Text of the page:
It is at this point that the two effects diverge. The Eliza effect breaks down. The initial impression encouraged at the work’s surface is revealed as utterly removed from the internal system model. As this happens, the system’s processes and data cease to operate as a representation of the ideas first presented on the surface. Eliza/Doctor stops seeming like a simulated therapist and instead seems like a textual transformation device. The only alternative is to severely limit interaction with the system — as in Garfinkle’s yes/no therapy experiment — so that its underlying shape is not revealed.

The SimCity effect leads in a different direction. The underlying model in SimCity is designed as a representation of a dynamic city — inspired, in part, by Jay Forrester’s work on urban dynamics (further discussed below). While initial engagement with SimCity is based on the Eliza effect, the elements presented on the surface have analogues within the internal processes and data. Successful play requires understanding how initial expectation differs from system operation, incrementally building a model of the system’s internal processes based on experimentation. Most players don’t end up with a sufficiently-detailed understanding to allow them to reimplement the SimCity system, but to get far with the game they must develop a working understanding of the underlying model of city operations. Wright’s groundbreaking design has made it possible for many players to not only develop this understanding of SimCity’s software processes, but also enjoy the learning involved. This success has also opened his work to some critique.

Notes

1Though an expansion focused on crafting the underlying terrain on which the city rests.

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Dennis G. Jerz on paragraph 10:

Yes, this passage was stimulating. On the one hand, you’ve got the naive user who sits down to Eliza with a preconception of the idea of a therapist and a preconception of what it means to communicate through typing — but probably no idea of what a text parser does). On the other hand, you’ve got the naive user who sits down in front of SimCity with preconceptions about cities, and with a pretty good idea of what it means to use a GUI.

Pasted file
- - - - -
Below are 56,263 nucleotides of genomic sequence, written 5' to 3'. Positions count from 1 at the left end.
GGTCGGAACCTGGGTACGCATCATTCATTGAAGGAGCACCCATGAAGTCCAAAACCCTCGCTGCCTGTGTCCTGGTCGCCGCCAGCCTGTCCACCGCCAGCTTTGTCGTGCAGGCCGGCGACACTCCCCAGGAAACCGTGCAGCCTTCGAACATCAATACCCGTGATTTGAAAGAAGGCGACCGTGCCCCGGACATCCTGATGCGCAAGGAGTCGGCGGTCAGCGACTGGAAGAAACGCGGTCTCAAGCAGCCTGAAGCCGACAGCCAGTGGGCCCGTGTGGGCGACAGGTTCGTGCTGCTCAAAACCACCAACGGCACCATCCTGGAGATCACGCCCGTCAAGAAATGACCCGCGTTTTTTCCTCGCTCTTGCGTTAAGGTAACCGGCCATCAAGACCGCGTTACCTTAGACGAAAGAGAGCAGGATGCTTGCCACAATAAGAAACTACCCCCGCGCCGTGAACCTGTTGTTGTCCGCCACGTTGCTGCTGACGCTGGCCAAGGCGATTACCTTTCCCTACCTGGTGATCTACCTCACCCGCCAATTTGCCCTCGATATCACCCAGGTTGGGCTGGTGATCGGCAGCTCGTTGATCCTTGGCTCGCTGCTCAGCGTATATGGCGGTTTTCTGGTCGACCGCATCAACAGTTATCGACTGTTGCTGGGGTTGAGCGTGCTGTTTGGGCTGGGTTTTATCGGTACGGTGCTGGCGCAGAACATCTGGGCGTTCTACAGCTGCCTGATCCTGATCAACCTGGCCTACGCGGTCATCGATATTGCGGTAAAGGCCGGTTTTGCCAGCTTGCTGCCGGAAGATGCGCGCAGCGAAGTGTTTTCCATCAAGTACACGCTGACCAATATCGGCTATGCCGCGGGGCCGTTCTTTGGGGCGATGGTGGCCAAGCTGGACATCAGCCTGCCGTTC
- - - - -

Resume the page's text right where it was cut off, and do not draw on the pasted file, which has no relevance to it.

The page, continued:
Any GUI interface restricts the meaningful gestures the user can perform, just as the iconic display restricts the possible meanings that the image can convey. So the initial “surface” of the GUI is already a mental model, in a way that I don’t think the “surface” of Eliza is (at least not until the user has first noticed something fishy about Eliza’s responses).

The resolution of the information that goes into Eliza is a lot deeper than the information that goes into SimCity. Even if Eliza can’t actually understand all of that information, the fact that it’s there on the screen (or on the fan-fold printout) means that it was available for the user to refer to when interpreting Eliza’s responses. But yes, limiting the input to yes/no (or some other finite set of verbs) would replicate the restrictions of SimCity’s GUI.

On the other hand, SimCity is a much more complex program. Once you’re consciously aware of Eliza’s rules, there’s not much left to do, unless of course the leading questions guide you to a life-changing self-revelation. In SimCity you have to learn how the various resources interact over time.

The naive users who first played Eliza weren’t consciously trying to grok the rules of the text parser, but may instead have been very self-conscious about what might have been their first significant encounter with a computer. If we put SimCity in historical perspective, we can assume that most players of SimCity were familiar with GUIs, and were thus wiling to accept restrictions (such as the requirement to zone rectangular areas and not being able to put a railroad, street, and power line in the same space). The GUI has trained us to lower our expectations. But those restrictions break the illusion of being a “real” city planner just as much as Eliza’s gaffes break the illusion of talking to a real therapist.

From the references to expectations and differences in the next paragraph, I gather that you’re going to write more about this sort of thing, so perhaps I’ll stop now and wait until the next installment.

March 11, 2008 2:55 pm
noah :

Actually, while I am going further in this direction, I don’t think I make the important point you have here — that a GUI is already a much more restricted interaction channel than free-form textual input. I’ll definitely want to add that!

March 11, 2008 11:04 pm